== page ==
|Presenting Author(s)||Steven Harvey|
|Abstract Title||The Role of Sall4 in limb development.|
|Full author List||Steven Harvey and Malcolm Logan|
|Text of abstract||
Mutations within the coding region of TBX5 result in Holt-Oram syndrome (HOS) (Li et al., 1997) a disorder characterised by forelimb and heart defects. Typically the left forelimb is more severely affected than the right limb and the most common heart problems are atrial and septal defects (hole in the heart). HOS is a heterogeneous autosomal dominant disorder and although TBX5 mutations result in HOS these have been predicted to only account for ~ 30% of HOS cases (Kohlhase et al., 2002) . Tbx5 is a transcription factor belonging to the T-box gene family, members of which are characterised by the presence of a conserved DNA binding domain - the so-called T-domain. Identification of downstream targets of Tbx5 and factors that interact with Tbx5 could identify genes that when mutated in humans cause HOS-like limb abnormalities.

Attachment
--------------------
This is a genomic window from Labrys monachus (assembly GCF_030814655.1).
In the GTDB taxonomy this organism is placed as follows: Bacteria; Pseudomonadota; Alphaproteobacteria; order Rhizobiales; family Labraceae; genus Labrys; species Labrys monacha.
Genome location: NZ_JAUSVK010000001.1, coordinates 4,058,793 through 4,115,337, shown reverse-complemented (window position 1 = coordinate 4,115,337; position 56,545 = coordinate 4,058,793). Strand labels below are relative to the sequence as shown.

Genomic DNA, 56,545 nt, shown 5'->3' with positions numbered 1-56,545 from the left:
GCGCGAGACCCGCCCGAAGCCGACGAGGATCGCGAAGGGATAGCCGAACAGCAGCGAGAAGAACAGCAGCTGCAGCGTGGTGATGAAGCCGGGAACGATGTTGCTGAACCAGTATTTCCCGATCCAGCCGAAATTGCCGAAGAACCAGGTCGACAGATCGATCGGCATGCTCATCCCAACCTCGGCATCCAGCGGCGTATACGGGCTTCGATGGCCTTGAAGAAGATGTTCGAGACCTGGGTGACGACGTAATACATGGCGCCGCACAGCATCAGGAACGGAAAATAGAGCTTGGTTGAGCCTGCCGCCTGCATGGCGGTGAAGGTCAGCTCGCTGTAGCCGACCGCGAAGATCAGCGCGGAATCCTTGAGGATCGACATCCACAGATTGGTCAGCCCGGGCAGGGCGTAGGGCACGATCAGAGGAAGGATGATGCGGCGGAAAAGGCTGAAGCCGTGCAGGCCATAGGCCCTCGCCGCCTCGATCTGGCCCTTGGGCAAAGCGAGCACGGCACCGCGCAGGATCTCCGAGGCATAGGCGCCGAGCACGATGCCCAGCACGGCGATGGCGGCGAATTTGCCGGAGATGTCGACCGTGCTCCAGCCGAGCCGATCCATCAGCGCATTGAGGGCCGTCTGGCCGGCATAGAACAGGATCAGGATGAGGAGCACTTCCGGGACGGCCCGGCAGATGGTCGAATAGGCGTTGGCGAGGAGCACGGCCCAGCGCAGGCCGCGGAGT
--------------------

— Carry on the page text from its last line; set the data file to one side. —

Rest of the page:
Mutations within the coding region of SALL4 result in Okihiro syndrome (Kohlhase et al., 2002) . Okihiro syndrome, also called Duane-radial ray syndrome (D.R.R.S., OMIM no. 607323), is an association of forelimbs defects and Duane anomaly - a common eye disorder. The SALL4 mutations described in Okihiro syndrome patients all lead to a premature stop codon within the SALL4 mRNA.
The limb phenotypes of HOS and Okihiro syndrome patients are very similar. As in HOS, Okihiro syndrome patients typically have a more severely affected left forelimb compared to the right. There is also an anterior bias to the limb defects of HOS and Okihiro syndrome patients meaning the thumbs and radius bone are predominantly affected. As well as the phenotypic similarity several HOS patients that lack TBX5 mutations have been demonstrated to contain mutations within the coding region of SALL4 (Brassington et al., 2003) .We have been investigating the role of Sall4 in limb development using zebrafish, chick and mice. We have isolated full-length clones of mouse and zebrafish Sall4. We have also analysed the expression of Sall4 in both species and have begun functional studies in mouse, chick and zebrafish.
|Which session is your work most relevant to:||Human limb abnormalities|
© Copyright 2003 The Medical Research Council Human Genetics Unit
All Rights Reserved